Black Week and Christmas are rapidly approaching and e-commerce is facing its most hectic period. A lot can happen when there is a greater-than-normal load on your e-commerce site, and something going wrong can have dire consequences. You have to be prepared lest your customer experience be impacted by high traffic, e.g. in the form of delayed response times or, in the worst case, that the site crashes. That’s why we put together a check list of concrete tips for ideally preparing for a period in which uptime and response times are vital.
Getting started late? Keep in mind that it's better to have a simple plan than none at all. If you can’t check off everything, at least ensure that you have an overall plan. Start with the most business critical aspects and work from there. Good luck!
1. Assign a project manager
Black Week and Christmas retail are a project in and of themselves in which many people are involved (in-house and out at suppliers) making it’s easy to miss or forget things. Therefore, it is important to assign a project manager to be responsible for ensuring your progress. If you don’t have the time or resources in-house, you may benefit from bringing in an external resource during this period. You will be paid back for investing in this many times over since you can reuse and refine the processes you set now for the coming years.
2. Identify business parameters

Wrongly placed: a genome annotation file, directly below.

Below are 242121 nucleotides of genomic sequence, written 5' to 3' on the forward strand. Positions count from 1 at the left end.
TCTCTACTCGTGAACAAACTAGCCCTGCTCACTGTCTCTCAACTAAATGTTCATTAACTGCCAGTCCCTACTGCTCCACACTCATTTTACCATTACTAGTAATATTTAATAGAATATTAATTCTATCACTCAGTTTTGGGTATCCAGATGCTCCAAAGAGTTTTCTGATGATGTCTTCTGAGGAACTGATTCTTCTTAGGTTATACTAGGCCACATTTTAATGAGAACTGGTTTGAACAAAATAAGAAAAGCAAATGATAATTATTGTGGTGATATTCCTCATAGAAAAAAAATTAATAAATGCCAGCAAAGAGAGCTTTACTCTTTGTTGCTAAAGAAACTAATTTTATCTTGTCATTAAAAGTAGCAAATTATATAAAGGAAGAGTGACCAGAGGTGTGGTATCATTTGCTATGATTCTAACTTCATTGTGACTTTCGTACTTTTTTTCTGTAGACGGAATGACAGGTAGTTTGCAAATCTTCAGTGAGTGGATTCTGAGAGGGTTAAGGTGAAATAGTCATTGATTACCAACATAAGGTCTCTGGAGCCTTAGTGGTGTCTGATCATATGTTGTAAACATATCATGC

It is important to prepare by setting clear targets. Start from your current situation, compare it to last year and define your expected targets and a best case scenario.Use existing data and set the most important KPIs for your particular line of e-commerce – visits, response times, sessions, turnover, etc. For your e-commerce site, also set performance limits that, once reached, you will need to take particular measures in the case something arises. If you already have a good idea of your KPIs from the start, you will actually be working from real data rather than just a feel for how things are going. This way, you can set real fact-based targets for what you want to achieve rather than let your decisions be determined by emotion.
3. Involve your suppliers
Compile a list of your suppliers and document areas of responsibility and contact persons. Distribute this information to your other suppliers as well as to your own organization so everyone knows who to contact should anything unexpected arise. It is good to have one supplier (preferably a technical implementation partner) as your single point of contactwho can be in charge of the contact chain.
Your e-commerce is an ecosystem of services – from main suppliers such as platform and operational suppliers to technical implementation partners and all auxiliary services, such as for payments, etc. It goes without saying that it is vital that you are clear in your communication with your most business-critical suppliers. In addition to supplying contact information, it is important to inform suppliers of your market plan as well as through which channels your promotions will be distributed so that everyone is aware of and prepared for possible peaks on your site.
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